Squint-y eyes with crusts and discharge are a hallmark of the respiratory infection caused by feline herpesvirus


What Cats are at Risk?

The agents of feline upper respiratory infection are highly contagious and present where ever cats live in groups. Getting infected is easy; a cat simply must socialize with an infected cat or share the same human caretaker, toys or food bowls.  

Viruses like herpes, as in people, are forever. So, even if your kitten never sees new cats, he or she is likely harboring the virus from when they were younger. Basically, there is a good chance that any cat or kitten is already infected at the time of adoption or purchase whether or not the cat is showing any symptoms. Kittens are more predisposed due to their immature immune systems, and are usually hit the hardest. When these kittens grow up, they are still infected and symptoms may come out whenever stress suppresses their immune system.

Typically, infected cats come from anywhere there is crowding of close contact with other cats and kittens. Examples are: the shelteroutdoor cats, or cats housed in close contact with lots of other cats (experiencing crowding stress). The average house cat who is not exposed to any rescued kittens, lives with only one or two other cats at most, never goes outside, and leads a non-stressed life is unlikely break with symptoms but may very well be asymptomatically infected.

The chief infectious agents that cause feline upper respiratory infections are herpesvirus and calicivirus, together accounting for about 90 percent of infections. Other agents include: Chlamydophila, Mycoplasma, Bordetella, and others. Of course, a cat or kitten may be infected with more than one agent.

Viruses are spread by the wet sneezes of infected or carrier individuals. The herpesvirus is fragile, surviving only 18 hours outside its host; calicivirus is tougher, lasting up to 30 days. Bleach will readily inactivate either virus but calicivirus is able to withstand unbleached laundry detergents.

Course of Infection

Ninety percent of feline upper respiratory infections are caused by either feline herpes (also called the rhinotracheitis virus) or feline calicivirus. Neither of these infections is transmissible to humans or to other animals.

Most feline colds run a course of 7 to10 days regardless of treatment but it is important to realize that these infections are permanent and that herpesvirus infections are recurring (a property of all types of herpes infections). In kittens, herpes infections are notorious for dragging out. Stresses such as surgery (usually neutering/spaying), boarding, or introduction of a new feline companion commonly induce a fresh herpes upper respiratory episode about a week following the stressful event and the active virus sheds for another couple of weeks. 

These episodes may recur for the life of the cat, although as the cat matures, symptoms become less and less severe and ultimately may not be noticeable to the owner. Cats infected with calicivirus may shed virus continuously, not just in times of stress, and may do so for life, although about 50% of infected cats seem to stop shedding virus at some point.

A cat with active herpes symptoms is contagious to other cats for a couple of weeks after a stressful event. Cats infected with calicivirus are contagious for several months after infection but do not appear to have recurrences the same way cats with herpes do.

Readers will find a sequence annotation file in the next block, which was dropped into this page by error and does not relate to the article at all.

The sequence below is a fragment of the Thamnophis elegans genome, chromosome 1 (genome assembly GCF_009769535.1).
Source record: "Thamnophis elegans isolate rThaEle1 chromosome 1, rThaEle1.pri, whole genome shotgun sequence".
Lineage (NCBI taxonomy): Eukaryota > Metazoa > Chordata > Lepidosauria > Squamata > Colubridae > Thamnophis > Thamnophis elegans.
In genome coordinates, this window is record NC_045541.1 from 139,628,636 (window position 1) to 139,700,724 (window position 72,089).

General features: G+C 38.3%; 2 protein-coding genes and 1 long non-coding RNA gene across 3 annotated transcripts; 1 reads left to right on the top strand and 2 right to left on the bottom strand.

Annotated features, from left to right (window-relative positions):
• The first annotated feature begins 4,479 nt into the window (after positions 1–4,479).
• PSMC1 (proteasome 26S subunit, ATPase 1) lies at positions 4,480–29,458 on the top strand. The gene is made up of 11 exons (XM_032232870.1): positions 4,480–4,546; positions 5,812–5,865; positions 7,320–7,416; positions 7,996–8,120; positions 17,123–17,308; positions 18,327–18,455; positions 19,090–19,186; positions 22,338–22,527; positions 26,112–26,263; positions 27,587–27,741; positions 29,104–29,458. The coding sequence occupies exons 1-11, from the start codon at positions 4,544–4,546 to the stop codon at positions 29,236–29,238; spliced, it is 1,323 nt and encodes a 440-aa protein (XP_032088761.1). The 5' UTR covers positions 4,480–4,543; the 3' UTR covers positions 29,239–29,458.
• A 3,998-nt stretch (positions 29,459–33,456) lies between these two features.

Most Upper Respiratory infections can be treated by your veterinarian on an out-patient basis. Occasionally, things are more serious. Below are things to raise concern and may require hospitalization

If you see the symptoms above or think your cat or kitten is significantly uncomfortable with a cold, you should seek veterinary assistance.

How is this Usually Treated?

How an upper respiratory infection is treated depends on how severe it is and whether or not there seems to be a bacterial infection complicating the viral infection. A mildly symptomatic adult cat might need no treatment at all as the symptoms should naturally wane over one to two weeks. 

A heavily congested kitten is likely to need antibiotics and possibly even hospitalization. Antibiotics act not only on bacteria that complicate viral infection but some upper respiratory infections are bacterial and not viral at all.  

Besides herpes and calicivirus, the next most common infectious agents are Chlamydophila felis (formerly known as Chlamydia psittaci) and Bordetella bronchiseptica, both organisms being sensitive to the tetracycline family (such as doxycycline). For this reason, when antibiotics are selected, tetracyclines and their relatives are frequently chosen. 

Other commonly used antibiotics are:  Clavamox®, azithromycin, cephalexin, and clindamycin. Oral medications, and/or eye ointments are commonly prescribed. Severely affected cats may need to have inhalational antibiotics, fluids administered intravenously or under the skin to maintain hydration, and/or some sort of assisted feeding.

Special Therapies

Some cats are severely affected and addressing the secondary bacterial infection is simply not enough to achieve comfort. For these situations, antiviral medications such as famciclovir (same family of drugs as Valtrex) can be used to address the actual viral infection and often even chronic symptoms can be controlled at least temporarily.


Vaccination is unlikely to be completely preventive for the upper respiratory viruses and is instead meant to minimize the severity of the symptoms. The typival vaccination given to kitten in a series and adult cats annually (or every 3 years depending on the vaccination type) is know as the feline distemper vaccine or called FVRCP – feline viral rhinotracheitis, calcivirus and panleukopenia. The first two provide some coverage against herpes and calcivirus.

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